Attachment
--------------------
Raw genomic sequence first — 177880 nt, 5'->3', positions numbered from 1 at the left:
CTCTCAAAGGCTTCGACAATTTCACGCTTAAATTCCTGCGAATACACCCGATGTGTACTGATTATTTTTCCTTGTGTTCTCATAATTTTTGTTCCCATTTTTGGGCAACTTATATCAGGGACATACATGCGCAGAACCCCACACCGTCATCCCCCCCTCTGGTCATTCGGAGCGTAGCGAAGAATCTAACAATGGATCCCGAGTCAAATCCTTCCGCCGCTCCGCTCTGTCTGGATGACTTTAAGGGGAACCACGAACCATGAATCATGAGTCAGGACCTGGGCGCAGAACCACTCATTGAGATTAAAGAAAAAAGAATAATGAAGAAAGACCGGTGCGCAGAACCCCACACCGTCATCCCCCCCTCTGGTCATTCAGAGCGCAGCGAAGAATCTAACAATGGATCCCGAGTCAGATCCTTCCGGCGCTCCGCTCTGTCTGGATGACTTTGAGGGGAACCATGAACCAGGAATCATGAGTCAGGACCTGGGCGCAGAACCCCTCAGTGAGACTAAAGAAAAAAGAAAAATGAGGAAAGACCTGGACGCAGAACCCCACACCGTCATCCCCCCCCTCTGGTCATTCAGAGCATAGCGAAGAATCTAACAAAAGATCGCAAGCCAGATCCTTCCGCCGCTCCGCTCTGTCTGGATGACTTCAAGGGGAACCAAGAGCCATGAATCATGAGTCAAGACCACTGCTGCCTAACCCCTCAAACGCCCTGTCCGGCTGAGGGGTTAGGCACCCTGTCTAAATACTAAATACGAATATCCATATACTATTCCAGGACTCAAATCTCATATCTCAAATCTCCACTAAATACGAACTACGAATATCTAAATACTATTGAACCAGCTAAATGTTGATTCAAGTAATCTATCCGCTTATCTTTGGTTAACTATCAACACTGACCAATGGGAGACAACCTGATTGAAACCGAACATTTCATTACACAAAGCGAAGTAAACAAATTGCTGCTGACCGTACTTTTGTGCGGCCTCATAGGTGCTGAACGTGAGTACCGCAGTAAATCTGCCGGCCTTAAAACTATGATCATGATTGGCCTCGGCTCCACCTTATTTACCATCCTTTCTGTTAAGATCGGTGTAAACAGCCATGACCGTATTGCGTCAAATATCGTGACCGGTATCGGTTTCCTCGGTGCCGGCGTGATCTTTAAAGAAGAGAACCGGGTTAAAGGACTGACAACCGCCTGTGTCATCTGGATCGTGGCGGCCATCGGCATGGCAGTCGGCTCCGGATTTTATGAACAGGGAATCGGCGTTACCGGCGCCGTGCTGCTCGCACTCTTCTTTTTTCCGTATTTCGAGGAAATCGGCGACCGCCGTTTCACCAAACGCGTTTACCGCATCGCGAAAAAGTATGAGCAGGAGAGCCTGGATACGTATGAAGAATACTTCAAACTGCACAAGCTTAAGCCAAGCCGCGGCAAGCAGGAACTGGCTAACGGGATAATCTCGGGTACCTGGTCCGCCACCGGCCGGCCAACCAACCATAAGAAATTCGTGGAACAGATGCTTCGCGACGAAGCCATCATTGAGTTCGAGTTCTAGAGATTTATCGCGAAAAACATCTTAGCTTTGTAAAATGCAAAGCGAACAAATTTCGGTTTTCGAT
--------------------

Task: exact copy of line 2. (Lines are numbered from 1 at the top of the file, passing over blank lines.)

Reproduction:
CTCTCAAAGGCTTCGACAATTTCACGCTTAAATTCCTGCGAATACACCCGATGTGTACTGATTATTTTTCCTTGTGTTCTCATAATTTTTGTTCCCATTTTTGGGCAACTTATATCAGGGACATACATGCGCAGAACCCCACACCGTCATCCCCCCCTCTGGTCATTCGGAGCGTAGCGAAGAATCTAACAATGGATCCCGAGTCAAATCCTTCCGCCGCTCCGCTCTGTCTGGATGACTTTAAGGGGAACCACGAACCATGAATCATGAGTCAGGACCTGGGCGCAGAACCACTCATTGAGATTAAAGAAAAAAGAATAATGAAGAAAGACCGGTGCGCAGAACCCCACACCGTCATCCCCCCCTCTGGTCATTCAGAGCGCAGCGAAGAATCTAACAATGGATCCCGAGTCAGATCCTTCCGGCGCTCCGCTCTGTCTGGATGACTTTGAGGGGAACCATGAACCAGGAATCATGAGTCAGGACCTGGGCGCAGAACCCCTCAGTGAGACTAAAGAAAAAAGAAAAATGAGGAAAGACCTGGACGCAGAACCCCACACCGTCATCCCCCCCCTCTGGTCATTCAGAGCATAGCGAAGAATCTAACAAAAGATCGCAAGCCAGATCCTTCCGCCGCTCCGCTCTGTCTGGATGACTTCAAGGGGAACCAAGAGCCATGAATCATGAGTCAAGACCACTGCTGCCTAACCCCTCAAACGCCCTGTCCGGCTGAGGGGTTAGGCACCCTGTCTAAATACTAAATACGAATATCCATATACTATTCCAGGACTCAAATCTCATATCTCAAATCTCCACTAAATACGAACTACGAATATCTAAATACTATTGAACCAGCTAAATGTTGATTCAAGTAATCTATCCGCTTATCTTTGGTTAACTATCAACACTGACCAATGGGAGACAACCTGATTGAAACCGAACATTTCATTACACAAAGCGAAGTAAACAAATTGCTGCTGACCGTACTTTTGTGCGGCCTCATAGGTGCTGAACGTGAGTACCGCAGTAAATCTGCCGGCCTTAAAACTATGATCATGATTGGCCTCGGCTCCACCTTATTTACCATCCTTTCTGTTAAGATCGGTGTAAACAGCCATGACCGTATTGCGTCAAATATCGTGACCGGTATCGGTTTCCTCGGTGCCGGCGTGATCTTTAAAGAAGAGAACCGGGTTAAAGGACTGACAACCGCCTGTGTCATCTGGATCGTGGCGGCCATCGGCATGGCAGTCGGCTCCGGATTTTATGAACAGGGAATCGGCGTTACCGGCGCCGTGCTGCTCGCACTCTTCTTTTTTCCGTATTTCGAGGAAATCGGCGACCGCCGTTTCACCAAACGCGTTTACCGCATCGCGAAAAAGTATGAGCAGGAGAGCCTGGATACGTATGAAGAATACTTCAAACTGCACAAGCTTAAGCCAAGCCGCGGCAAGCAGGAACTGGCTAACGGGATAATCTCGGGTACCTGGTCCGCCACCGGCCGGCCAACCAACCATAAGAAATTCGTGGAACAGATGCTTCGCGACGAAGCCATCATTGAGTTCGAGTTCTAGAGATTTATCGCGAAAAACATCTTAGCTTTGTAAAATGCAAAGCGAACAAATTTCGGTTTTCGAT